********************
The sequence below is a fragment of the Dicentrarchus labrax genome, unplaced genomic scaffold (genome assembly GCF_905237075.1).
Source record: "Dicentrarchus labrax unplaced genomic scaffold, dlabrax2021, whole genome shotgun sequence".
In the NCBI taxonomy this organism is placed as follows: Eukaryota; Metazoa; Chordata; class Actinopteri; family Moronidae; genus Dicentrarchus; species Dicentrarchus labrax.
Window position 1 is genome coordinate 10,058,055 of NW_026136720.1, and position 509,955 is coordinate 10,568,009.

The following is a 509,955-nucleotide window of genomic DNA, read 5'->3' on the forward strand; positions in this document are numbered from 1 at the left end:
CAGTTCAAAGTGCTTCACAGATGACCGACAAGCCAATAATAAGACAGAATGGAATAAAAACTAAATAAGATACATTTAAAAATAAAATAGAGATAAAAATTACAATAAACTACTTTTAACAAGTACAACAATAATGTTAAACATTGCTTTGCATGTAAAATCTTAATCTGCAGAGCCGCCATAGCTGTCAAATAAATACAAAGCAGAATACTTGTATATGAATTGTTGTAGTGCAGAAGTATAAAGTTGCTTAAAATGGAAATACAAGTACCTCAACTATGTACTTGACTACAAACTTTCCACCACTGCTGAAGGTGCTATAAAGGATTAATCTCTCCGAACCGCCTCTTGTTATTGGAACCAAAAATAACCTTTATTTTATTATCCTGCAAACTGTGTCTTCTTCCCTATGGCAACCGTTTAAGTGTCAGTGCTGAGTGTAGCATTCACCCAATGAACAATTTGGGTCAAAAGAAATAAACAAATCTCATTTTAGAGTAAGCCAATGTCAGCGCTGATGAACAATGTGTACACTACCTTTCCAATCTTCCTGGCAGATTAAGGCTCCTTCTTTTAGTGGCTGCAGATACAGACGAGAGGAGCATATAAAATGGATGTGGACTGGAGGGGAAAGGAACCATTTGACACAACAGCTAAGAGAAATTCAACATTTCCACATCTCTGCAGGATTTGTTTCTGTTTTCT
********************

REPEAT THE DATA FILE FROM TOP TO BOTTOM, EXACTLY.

The sequence below is a fragment of the Dicentrarchus labrax genome, unplaced genomic scaffold (genome assembly GCF_905237075.1).
Source record: "Dicentrarchus labrax unplaced genomic scaffold, dlabrax2021, whole genome shotgun sequence".
In the NCBI taxonomy this organism is placed as follows: Eukaryota; Metazoa; Chordata; class Actinopteri; family Moronidae; genus Dicentrarchus; species Dicentrarchus labrax.
Window position 1 is genome coordinate 10,058,055 of NW_026136720.1, and position 509,955 is coordinate 10,568,009.

The following is a 509,955-nucleotide window of genomic DNA, read 5'->3' on the forward strand; positions in this document are numbered from 1 at the left end:
CAGTTCAAAGTGCTTCACAGATGACCGACAAGCCAATAATAAGACAGAATGGAATAAAAACTAAATAAGATACATTTAAAAATAAAATAGAGATAAAAATTACAATAAACTACTTTTAACAAGTACAACAATAATGTTAAACATTGCTTTGCATGTAAAATCTTAATCTGCAGAGCCGCCATAGCTGTCAAATAAATACAAAGCAGAATACTTGTATATGAATTGTTGTAGTGCAGAAGTATAAAGTTGCTTAAAATGGAAATACAAGTACCTCAACTATGTACTTGACTACAAACTTTCCACCACTGCTGAAGGTGCTATAAAGGATTAATCTCTCCGAACCGCCTCTTGTTATTGGAACCAAAAATAACCTTTATTTTATTATCCTGCAAACTGTGTCTTCTTCCCTATGGCAACCGTTTAAGTGTCAGTGCTGAGTGTAGCATTCACCCAATGAACAATTTGGGTCAAAAGAAATAAACAAATCTCATTTTAGAGTAAGCCAATGTCAGCGCTGATGAACAATGTGTACACTACCTTTCCAATCTTCCTGGCAGATTAAGGCTCCTTCTTTTAGTGGCTGCAGATACAGACGAGAGGAGCATATAAAATGGATGTGGACTGGAGGGGAAAGGAACCATTTGACACAACAGCTAAGAGAAATTCAACATTTCCACATCTCTGCAGGATTTGTTTCTGTTTTCT